By Chet Yarbrough

Making it Home-3

Not all renovation work requires a permit.  However, if you need a permit, not getting one may have negative consequences.  Not getting a permit can result in work being stopped, completed work being dismantled, added renovation cost, and time delay.  If improvements require re-framing, plumbing, mechanical, or electrical changes, a permit is required.  On the positive side, a permit protects the homeowner; i.e. it provides independent review of planned improvements and construction inspections for work compliance with local building codes that are designed to make your house safe.

If you have decided to use a General Contractor, the following information explains what the General Contractor must do before beginning work.  If you are your own Contractor, these are steps you will need to take before having any work done by sub-contractors.

Getting a building permit is time consuming.  It is tedious but it gives the homeowner better control and understanding of the work that is to be done.  Better control comes from independent building inspection of the improvements; understanding comes from inevitable conflicts that are resolved by City or County plan examiners and building inspectors that demand compliance with building codes.

Renovation begins with a dimensionally drawn layout of the house that shows planned changes.  A plumbing, mechanical, or electrical subcontractor may add his (or her) specifications to the plans when you explain what you want. If you are not using a subcontractor that can add detail specifications in their bid, you may have to contact a civil engineering company to add details to the plans, before sending them to subcontractors for bids.


For illustrative purpose, presume you plan to have plumbing changes made to your house.


If you intend to be your own “General Contractor”, contact at least 3 plumbers, with drawings in hand, to explain what you want.  You need 4 copies of your plans, 3 which will be given to competitive subcontractors bidding your work, and one to keep with you for any telephone questions about the plan.  Ask them if they have done similar work; ask for their subcontractor license number; and ask them if they can get the required permit (if they can get the permit for the work, then they know what drawings must be submitted for approval of the plans).  Once you have an acceptable bid, ask the selected subcontractor for references.   Before signing a work agreement, check the State Contractors Board’ web site (you can post the subcontractor’s license number on the Contractors Board’ web site to find any complaints that have been filed and how they were resolved) and call the references that were given to you by the subcontractor.  If you follow these steps, you have a better opportunity to get a good price and the quality of work you expect.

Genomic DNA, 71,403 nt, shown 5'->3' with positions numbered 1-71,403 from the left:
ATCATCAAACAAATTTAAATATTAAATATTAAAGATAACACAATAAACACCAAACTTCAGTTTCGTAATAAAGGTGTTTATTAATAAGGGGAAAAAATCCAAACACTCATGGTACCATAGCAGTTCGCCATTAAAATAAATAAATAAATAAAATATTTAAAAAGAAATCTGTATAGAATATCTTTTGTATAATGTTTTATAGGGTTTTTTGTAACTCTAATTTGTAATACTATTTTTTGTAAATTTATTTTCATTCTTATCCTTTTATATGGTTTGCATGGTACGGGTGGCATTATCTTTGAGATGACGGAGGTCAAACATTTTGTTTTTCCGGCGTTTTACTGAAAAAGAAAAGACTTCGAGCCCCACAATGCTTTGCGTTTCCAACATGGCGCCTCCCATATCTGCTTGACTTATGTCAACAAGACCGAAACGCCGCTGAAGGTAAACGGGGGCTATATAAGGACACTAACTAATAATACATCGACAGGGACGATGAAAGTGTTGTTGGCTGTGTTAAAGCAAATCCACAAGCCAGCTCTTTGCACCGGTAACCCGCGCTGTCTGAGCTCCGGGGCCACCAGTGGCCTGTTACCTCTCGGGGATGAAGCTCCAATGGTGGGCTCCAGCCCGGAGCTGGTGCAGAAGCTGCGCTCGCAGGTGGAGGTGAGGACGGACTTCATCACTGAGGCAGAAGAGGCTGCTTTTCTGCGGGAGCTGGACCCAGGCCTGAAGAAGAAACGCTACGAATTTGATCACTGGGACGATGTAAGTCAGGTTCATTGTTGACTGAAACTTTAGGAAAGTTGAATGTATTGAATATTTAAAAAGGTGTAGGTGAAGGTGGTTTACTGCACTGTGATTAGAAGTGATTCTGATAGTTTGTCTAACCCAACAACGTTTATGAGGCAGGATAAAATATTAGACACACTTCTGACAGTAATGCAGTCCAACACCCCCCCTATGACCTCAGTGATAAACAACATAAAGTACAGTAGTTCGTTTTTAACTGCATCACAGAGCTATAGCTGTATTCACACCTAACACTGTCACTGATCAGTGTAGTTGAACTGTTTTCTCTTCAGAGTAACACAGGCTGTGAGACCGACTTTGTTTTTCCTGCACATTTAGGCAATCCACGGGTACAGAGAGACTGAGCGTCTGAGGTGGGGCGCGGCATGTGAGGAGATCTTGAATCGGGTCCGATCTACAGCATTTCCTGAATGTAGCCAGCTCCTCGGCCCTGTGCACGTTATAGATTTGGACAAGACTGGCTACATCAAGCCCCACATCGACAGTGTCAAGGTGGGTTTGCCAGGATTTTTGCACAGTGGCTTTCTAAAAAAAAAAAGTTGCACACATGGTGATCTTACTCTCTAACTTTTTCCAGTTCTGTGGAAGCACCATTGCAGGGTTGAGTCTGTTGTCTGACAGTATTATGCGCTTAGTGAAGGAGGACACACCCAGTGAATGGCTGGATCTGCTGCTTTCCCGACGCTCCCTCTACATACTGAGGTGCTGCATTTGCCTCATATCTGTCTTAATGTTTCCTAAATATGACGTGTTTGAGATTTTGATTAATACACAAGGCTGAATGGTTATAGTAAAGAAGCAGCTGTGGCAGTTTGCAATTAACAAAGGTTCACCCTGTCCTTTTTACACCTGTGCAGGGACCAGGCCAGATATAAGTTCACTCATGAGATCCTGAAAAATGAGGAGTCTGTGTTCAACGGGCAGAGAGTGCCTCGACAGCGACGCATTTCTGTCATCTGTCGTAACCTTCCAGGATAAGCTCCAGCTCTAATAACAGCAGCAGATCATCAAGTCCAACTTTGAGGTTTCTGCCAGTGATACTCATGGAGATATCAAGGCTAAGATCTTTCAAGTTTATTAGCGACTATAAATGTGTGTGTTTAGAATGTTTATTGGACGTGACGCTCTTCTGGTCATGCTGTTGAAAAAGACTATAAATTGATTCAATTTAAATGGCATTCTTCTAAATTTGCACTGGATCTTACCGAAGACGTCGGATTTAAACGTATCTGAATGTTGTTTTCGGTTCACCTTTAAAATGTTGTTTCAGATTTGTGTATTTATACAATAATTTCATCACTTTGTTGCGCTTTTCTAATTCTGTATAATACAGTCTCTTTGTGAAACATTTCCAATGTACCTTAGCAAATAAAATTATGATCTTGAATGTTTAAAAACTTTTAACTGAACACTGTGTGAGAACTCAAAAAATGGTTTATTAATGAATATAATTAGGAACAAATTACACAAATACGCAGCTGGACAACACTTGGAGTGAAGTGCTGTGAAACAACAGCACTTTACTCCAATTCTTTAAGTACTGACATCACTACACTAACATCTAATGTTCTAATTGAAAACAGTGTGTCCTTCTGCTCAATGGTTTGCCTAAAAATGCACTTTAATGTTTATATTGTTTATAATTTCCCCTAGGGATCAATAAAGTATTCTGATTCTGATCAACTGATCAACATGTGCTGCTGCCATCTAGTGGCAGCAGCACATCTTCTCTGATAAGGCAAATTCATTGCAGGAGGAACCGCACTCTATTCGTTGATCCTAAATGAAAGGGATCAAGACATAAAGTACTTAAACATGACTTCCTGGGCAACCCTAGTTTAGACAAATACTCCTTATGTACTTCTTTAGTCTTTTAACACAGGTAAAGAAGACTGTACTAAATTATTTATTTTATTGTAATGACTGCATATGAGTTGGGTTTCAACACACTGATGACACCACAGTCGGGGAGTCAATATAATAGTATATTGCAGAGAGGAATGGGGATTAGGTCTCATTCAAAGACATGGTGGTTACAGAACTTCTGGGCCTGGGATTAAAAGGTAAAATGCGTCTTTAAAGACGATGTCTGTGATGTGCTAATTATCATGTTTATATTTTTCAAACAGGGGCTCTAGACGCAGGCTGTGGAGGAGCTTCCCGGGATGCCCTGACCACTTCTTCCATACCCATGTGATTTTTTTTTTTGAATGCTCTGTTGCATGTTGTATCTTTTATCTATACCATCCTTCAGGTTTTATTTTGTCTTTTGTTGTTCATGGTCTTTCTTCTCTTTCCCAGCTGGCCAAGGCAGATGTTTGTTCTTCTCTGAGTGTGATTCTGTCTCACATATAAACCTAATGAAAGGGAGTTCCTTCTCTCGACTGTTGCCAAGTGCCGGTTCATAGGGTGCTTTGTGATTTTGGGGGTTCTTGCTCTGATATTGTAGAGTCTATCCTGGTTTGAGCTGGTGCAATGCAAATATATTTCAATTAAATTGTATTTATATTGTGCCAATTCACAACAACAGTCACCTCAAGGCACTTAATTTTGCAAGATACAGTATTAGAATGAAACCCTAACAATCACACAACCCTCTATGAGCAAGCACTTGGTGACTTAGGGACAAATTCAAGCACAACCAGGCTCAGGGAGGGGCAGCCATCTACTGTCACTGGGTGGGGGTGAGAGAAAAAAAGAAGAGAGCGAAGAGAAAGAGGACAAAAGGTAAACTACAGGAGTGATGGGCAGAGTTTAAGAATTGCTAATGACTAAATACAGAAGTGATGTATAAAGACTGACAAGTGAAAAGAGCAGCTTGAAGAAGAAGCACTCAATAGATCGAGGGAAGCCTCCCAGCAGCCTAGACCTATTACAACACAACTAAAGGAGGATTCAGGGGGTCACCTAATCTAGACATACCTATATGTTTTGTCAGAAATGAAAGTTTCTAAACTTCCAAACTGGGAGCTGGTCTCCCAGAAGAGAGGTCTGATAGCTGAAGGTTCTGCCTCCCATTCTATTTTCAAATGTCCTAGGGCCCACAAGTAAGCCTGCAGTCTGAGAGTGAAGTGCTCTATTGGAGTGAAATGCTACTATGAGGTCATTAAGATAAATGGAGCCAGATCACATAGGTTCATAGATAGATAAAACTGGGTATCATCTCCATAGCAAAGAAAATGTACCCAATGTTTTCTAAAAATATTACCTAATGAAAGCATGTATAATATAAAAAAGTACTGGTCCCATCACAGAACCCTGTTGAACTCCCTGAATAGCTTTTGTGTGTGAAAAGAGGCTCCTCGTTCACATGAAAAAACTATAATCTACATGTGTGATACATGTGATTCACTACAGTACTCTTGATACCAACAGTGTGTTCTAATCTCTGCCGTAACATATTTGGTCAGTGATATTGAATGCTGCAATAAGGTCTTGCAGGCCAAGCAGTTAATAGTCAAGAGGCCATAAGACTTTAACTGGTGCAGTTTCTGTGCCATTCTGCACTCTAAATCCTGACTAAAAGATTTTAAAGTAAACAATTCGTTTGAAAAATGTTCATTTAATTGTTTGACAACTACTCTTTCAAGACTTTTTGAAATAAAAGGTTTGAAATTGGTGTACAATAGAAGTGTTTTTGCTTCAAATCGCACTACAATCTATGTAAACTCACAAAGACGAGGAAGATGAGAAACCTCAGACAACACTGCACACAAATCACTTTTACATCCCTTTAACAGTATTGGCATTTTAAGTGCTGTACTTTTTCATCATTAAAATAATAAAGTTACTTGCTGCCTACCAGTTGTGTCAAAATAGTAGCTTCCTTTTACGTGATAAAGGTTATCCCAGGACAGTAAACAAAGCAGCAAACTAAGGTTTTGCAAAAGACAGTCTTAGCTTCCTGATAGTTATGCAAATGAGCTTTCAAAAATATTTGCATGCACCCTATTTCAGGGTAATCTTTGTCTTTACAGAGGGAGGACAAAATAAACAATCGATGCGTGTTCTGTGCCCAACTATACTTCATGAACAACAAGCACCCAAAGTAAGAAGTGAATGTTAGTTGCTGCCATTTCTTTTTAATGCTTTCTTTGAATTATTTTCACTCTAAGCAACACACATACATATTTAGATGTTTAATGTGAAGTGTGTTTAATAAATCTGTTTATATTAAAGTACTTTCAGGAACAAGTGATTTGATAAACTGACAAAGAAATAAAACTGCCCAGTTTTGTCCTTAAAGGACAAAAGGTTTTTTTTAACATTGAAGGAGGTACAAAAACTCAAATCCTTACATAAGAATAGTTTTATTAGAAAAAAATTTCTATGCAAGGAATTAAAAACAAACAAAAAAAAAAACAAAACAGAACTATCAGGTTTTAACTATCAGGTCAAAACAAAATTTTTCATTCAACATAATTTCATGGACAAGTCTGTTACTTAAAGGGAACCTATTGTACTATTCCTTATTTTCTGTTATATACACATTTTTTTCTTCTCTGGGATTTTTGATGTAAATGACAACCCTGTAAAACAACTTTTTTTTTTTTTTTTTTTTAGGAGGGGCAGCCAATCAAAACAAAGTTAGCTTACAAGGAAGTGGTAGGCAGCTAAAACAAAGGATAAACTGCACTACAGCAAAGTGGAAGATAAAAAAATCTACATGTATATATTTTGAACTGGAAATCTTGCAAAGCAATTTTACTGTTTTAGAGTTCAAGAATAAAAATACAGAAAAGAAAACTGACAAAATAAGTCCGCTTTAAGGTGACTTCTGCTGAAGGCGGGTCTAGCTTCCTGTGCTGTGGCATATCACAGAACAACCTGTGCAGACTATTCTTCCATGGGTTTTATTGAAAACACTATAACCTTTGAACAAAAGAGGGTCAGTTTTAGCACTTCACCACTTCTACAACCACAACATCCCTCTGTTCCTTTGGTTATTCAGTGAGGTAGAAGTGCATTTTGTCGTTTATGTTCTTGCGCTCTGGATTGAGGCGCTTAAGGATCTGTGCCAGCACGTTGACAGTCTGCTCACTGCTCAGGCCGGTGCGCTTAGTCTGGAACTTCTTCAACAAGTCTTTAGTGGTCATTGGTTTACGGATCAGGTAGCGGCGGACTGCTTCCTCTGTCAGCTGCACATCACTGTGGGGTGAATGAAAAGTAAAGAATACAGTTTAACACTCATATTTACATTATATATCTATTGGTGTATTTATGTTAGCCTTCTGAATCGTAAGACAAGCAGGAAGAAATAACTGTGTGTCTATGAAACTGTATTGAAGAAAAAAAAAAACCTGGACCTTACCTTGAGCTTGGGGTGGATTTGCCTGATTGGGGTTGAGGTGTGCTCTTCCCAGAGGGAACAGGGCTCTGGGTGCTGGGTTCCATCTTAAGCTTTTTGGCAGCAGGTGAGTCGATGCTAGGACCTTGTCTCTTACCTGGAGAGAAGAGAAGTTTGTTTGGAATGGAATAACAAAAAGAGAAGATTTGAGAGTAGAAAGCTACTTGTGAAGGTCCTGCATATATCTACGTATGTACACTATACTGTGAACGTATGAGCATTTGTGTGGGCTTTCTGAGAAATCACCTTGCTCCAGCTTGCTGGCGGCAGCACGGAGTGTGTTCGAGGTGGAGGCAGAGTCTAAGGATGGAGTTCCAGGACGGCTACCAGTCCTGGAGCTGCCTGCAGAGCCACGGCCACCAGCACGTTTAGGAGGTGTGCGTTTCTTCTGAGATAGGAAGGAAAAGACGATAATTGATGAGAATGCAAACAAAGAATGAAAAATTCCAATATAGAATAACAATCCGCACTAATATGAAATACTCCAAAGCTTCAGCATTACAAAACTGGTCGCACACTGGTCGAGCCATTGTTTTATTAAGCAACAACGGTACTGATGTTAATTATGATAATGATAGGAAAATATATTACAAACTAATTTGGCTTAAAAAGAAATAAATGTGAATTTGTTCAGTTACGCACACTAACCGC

While prequalifying subcontractors, either you or the General Contractor can submit for permit.  If the General Contractor submits for permit, ask the Contractor to give you the plan review number that is assigned by the City or County so you can check on “plan review” progress.   The jurisdiction will have a website that will allow you to check progress by entering the assigned plan review number.

Every City or County will have their own submission requirements; i.e. the number of plan sets required (usually 2), the application form, and levels of plan certification (engineer or architect stamps) that may be required.  You can get plan submission information from the jurisdiction’s web site but you can also go to the building department of the respective jurisdiction and talk to a plans examiner before assembling or submitting for permit.

After plan review, the City or County will send you a notice that may stipulate plan corrections to be made before approval; or, they will allow you to pay the permit fee, pick up the approved permit and plans, and begin work.  The approved set of plans must always be available to an inspector when inspections are called.  The permitted set of plans will frequently be reviewed by subcontractors when they have questions about the work being done so approved plans should always be at the renovation site.

With a permit in hand, it is time for the General Contractor or owner to schedule the work.  Think big holes and little holes when scheduling; i.e. framers make the biggest holes in a renovation so framing subcontractors are first, plumbing and Heating, Ventilating,


and Air Conditioning (HVAC) subcontractors make the next biggest holes so they are scheduled second, and an electrician makes the smallest holes so he/she is scheduled last.


If you are managing subcontractors, make each subcontractor responsible for their own inspections.  By doing this, any corrections needed may be done at the time of inspection (subject to the inspector’s agreement) by the subcontractor.  In any case, plan to be at each inspection yourself because it is informative.  (If a General Contractor is used, it is generally unnecessary for the owner to attend inspections.)

The final post in this series will address unique features of this 1980s’ house renovation.

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10 thoughts on “MAKING IT HOME “3””

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